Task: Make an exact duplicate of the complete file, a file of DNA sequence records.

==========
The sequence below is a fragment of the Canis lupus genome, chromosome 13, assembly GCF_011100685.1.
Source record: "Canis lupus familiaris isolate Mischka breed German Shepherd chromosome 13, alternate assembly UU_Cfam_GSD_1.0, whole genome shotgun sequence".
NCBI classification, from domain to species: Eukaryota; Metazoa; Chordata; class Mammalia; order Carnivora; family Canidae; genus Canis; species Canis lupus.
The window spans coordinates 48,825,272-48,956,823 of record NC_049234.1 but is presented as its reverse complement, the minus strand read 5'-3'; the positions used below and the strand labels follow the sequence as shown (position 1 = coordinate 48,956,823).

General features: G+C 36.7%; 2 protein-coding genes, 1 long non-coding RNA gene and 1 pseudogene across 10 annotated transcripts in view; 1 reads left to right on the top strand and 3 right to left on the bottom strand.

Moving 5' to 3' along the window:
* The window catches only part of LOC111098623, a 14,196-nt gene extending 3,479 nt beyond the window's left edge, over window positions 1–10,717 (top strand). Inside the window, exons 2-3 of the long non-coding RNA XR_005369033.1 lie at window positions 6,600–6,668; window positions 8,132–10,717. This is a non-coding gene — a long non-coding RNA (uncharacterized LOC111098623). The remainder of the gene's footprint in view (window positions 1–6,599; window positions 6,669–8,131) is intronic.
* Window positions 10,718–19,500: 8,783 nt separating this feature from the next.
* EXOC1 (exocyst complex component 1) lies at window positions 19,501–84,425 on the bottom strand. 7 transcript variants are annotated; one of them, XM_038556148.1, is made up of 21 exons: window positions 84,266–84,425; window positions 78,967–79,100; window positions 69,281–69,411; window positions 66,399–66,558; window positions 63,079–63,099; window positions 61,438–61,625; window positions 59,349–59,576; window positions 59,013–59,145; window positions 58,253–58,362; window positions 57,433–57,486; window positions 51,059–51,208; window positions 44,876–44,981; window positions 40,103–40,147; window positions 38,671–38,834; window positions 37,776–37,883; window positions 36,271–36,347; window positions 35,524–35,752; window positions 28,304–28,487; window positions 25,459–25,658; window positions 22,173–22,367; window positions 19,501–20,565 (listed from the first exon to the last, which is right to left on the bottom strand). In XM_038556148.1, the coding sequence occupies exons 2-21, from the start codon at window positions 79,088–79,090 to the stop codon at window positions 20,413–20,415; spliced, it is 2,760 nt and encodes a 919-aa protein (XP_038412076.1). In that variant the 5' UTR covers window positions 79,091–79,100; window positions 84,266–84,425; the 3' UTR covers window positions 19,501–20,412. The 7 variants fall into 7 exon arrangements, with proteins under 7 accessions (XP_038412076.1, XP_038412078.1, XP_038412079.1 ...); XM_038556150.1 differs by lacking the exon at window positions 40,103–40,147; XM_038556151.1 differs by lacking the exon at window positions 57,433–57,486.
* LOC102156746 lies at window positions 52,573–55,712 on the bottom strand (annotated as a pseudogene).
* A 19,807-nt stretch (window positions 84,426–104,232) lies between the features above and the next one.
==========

The sequence below is a fragment of the Canis lupus genome, chromosome 13, assembly GCF_011100685.1.
Source record: "Canis lupus familiaris isolate Mischka breed German Shepherd chromosome 13, alternate assembly UU_Cfam_GSD_1.0, whole genome shotgun sequence".
NCBI classification, from domain to species: Eukaryota; Metazoa; Chordata; class Mammalia; order Carnivora; family Canidae; genus Canis; species Canis lupus.
The window spans coordinates 48,825,272-48,956,823 of record NC_049234.1 but is presented as its reverse complement, the minus strand read 5'-3'; the positions used below and the strand labels follow the sequence as shown (position 1 = coordinate 48,956,823).

General features: G+C 36.7%; 2 protein-coding genes, 1 long non-coding RNA gene and 1 pseudogene across 10 annotated transcripts in view; 1 reads left to right on the top strand and 3 right to left on the bottom strand.

Moving 5' to 3' along the window:
* The window catches only part of LOC111098623, a 14,196-nt gene extending 3,479 nt beyond the window's left edge, over window positions 1–10,717 (top strand). Inside the window, exons 2-3 of the long non-coding RNA XR_005369033.1 lie at window positions 6,600–6,668; window positions 8,132–10,717. This is a non-coding gene — a long non-coding RNA (uncharacterized LOC111098623). The remainder of the gene's footprint in view (window positions 1–6,599; window positions 6,669–8,131) is intronic.
* Window positions 10,718–19,500: 8,783 nt separating this feature from the next.
* EXOC1 (exocyst complex component 1) lies at window positions 19,501–84,425 on the bottom strand. 7 transcript variants are annotated; one of them, XM_038556148.1, is made up of 21 exons: window positions 84,266–84,425; window positions 78,967–79,100; window positions 69,281–69,411; window positions 66,399–66,558; window positions 63,079–63,099; window positions 61,438–61,625; window positions 59,349–59,576; window positions 59,013–59,145; window positions 58,253–58,362; window positions 57,433–57,486; window positions 51,059–51,208; window positions 44,876–44,981; window positions 40,103–40,147; window positions 38,671–38,834; window positions 37,776–37,883; window positions 36,271–36,347; window positions 35,524–35,752; window positions 28,304–28,487; window positions 25,459–25,658; window positions 22,173–22,367; window positions 19,501–20,565 (listed from the first exon to the last, which is right to left on the bottom strand). In XM_038556148.1, the coding sequence occupies exons 2-21, from the start codon at window positions 79,088–79,090 to the stop codon at window positions 20,413–20,415; spliced, it is 2,760 nt and encodes a 919-aa protein (XP_038412076.1). In that variant the 5' UTR covers window positions 79,091–79,100; window positions 84,266–84,425; the 3' UTR covers window positions 19,501–20,412. The 7 variants fall into 7 exon arrangements, with proteins under 7 accessions (XP_038412076.1, XP_038412078.1, XP_038412079.1 ...); XM_038556150.1 differs by lacking the exon at window positions 40,103–40,147; XM_038556151.1 differs by lacking the exon at window positions 57,433–57,486.
* LOC102156746 lies at window positions 52,573–55,712 on the bottom strand (annotated as a pseudogene).
* A 19,807-nt stretch (window positions 84,426–104,232) lies between the features above and the next one.